Saturday, May 9, 2009

How to Get Noticed on Twitter

I remember from when I was a child, sitting the car watching the corn fields fly past and imagining how much fun it would be to walk between the rows of corn. These days, they plant an extra row where I would have walked. A child could hardly make his way through and an adult certainly couldn’t. But for a moment there, weren’t you thinking about what it would be like to wonder off into a corn field? Maybe you were riding along with me in rural Missouri, watching the ten foot tall corn stalks pass outside the window. When we tell a story, the listener shares the moment.


I’ve been giving Twitter a try. I’ve been following a few people. Some of these people are more prolific Tweeters than other. I mostly ignore the most prolific. I figure that if they can tweet every minute then they haven’t taken time to think about what they’re saying. But this week, one person in particular has gotten interesting. Michael Hyatt is in Ethiopia and every so often he tweets about what they are doing. On one hand, what he is saying is nothing new. We’ve all heard stories about people visiting the poor areas of the world before. That’s one of the things that I like about reading The Gleaner. Missionaries write about sharing the gospel as well as providing food and medicine. So, hearing Michael Hyatt tell a similar story is not particularly special, but it is interesting for a different reason. It is interesting because he is telling a story.


As we read the tweets Mike has been sending back, we are there as the children crowd around them. We see the fields where the workers are using old tools to scratch out a meager existence. We are there as they arrive back at their hotel room, hoping for a shower and finding only a bucket of water, since the water isn’t working. We saw the children wearing Obama t-shirts. But we were also there when they were at the airport waiting for a plane. We will be there when they arrive back in the states.


If you want my attention on Twitter, or anywhere else, tell me a story. It doesn’t have to be about a trip to Ethiopia. It could be a trip to the grocery store for all I care, but tell me a story. Let me come with you. Let me see through your eyes. Use your words to paint a picture I haven’t seen before or one that I have, but tell me a story. Then and only then will you get my attention.

3 comments :

GentleLavender said...

Hi Timothy,

From day one, I have enjoyed reading your blog and your style of writing. However, I found myself disagreeing very strongly with your thoughts on Twitter.

Twitter is not a forum where you tell stories to each others. It is where you connect your life and thoughts to millions of people there who long to connect their thoughts to you as well. It is about sharing, informing and conversing.

I was definitely dissappointed with your statement that you ignore those who are prolific on Twitter as they probably dont think seriously. That is so judgemental and unfair. It doesnt seem right for a writer to assume things about those who are on Twitter. I am not prolific on Twitter but I love my friends there, whether or not they are prolific. I love the fact that they share precious moments of their lives with me. I love the fact that we can share thoughts and perspectives, not necessarily stories. Somehow, i feel let down by your thoughts. I feel you are being very judgemental and I disagree strongly with that.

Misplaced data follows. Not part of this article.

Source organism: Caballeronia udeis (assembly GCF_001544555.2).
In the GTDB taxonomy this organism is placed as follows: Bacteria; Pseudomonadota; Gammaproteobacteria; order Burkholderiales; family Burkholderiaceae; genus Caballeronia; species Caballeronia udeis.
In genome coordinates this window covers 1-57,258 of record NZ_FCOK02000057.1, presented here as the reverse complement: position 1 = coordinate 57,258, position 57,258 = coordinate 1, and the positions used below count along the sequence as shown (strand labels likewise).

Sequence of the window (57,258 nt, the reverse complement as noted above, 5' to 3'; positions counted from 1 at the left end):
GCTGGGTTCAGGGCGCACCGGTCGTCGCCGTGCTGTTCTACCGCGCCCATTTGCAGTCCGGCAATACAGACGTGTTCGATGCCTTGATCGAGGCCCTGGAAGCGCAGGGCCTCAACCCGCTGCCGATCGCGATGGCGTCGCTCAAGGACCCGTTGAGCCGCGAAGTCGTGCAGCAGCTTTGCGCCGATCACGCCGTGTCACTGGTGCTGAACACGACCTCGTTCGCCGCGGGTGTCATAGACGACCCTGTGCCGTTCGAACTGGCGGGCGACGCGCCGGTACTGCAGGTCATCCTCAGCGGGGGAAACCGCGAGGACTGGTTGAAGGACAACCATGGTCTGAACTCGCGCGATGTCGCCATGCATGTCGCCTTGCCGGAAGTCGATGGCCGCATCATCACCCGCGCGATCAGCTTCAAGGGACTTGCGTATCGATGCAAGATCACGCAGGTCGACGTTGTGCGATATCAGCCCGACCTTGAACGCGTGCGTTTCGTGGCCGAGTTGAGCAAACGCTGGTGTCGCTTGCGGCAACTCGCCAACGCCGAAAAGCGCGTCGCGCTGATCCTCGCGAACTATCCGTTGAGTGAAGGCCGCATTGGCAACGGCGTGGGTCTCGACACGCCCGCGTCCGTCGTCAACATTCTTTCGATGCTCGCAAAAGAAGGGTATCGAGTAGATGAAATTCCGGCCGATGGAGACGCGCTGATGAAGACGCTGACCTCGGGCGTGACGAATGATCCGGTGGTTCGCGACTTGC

Best,
Swapna
http://petalsfromtheheart.blogspot.com/

Timothy Fish said...

Swapna,

Time out. Cease fire. I’m waving a white flag over here.

I mean no disrespect to anyone in what I said and it isn’t my intention to make a judgment about someone based on how prolific he is. But we are all competing to be heard. None of us have time to read every bit of information that is placed into cyberspace. We do have to make some form of a judgment call about which items are the most significant. For example, if I receive an e-mail from a friend that is addressed only to me and asks me to respond to a question, I give that e-mail message a higher priority than an e-mail message from the same friend addressed to ten people and asking a question. With the first, I always respond. With the second, it depends on whether I think I can provide a relevant answer. In neither case does that decision have anything to do with the level of respect I have for my friend.

There’s a lot of information out there and we are all trying to sort through it and determine what will benefit us and what is just noise. In the case of Twitter, if I’m looking at the stuff coming through and one guy, let’s call him Ralph, sends out a link to a website and then a minute later sends out another, thirty seconds later he sends another, followed by another a few seconds later, followed by another, it doesn’t take me very long to decide that I have better things to do with my time. Now, suppose Ralph stops posting links and posts the statement, “Car won’t start. Going to test the battery.” Suddenly, I’m intrigued. An hour later, “It isn’t the battery.” A few minutes later, “Don’t have time to mess with it. Just called the tow truck.” Now I’m sitting there, hoping Ralph will tell us what is happening. It’s an ordinary frequently told story, but it gives us a window into Ralph’s life. Those are the types of post that will consistently get attention.

Timothy

GentleLavender said...

Hi,

I am glad that you explained it more clearly because now it makes sense and definitely raises good points about how people use Twitter to communicate. I agree with what you stated, particularly when you used "Ralph" as an example to clarify the point about story telling. Thank you very much.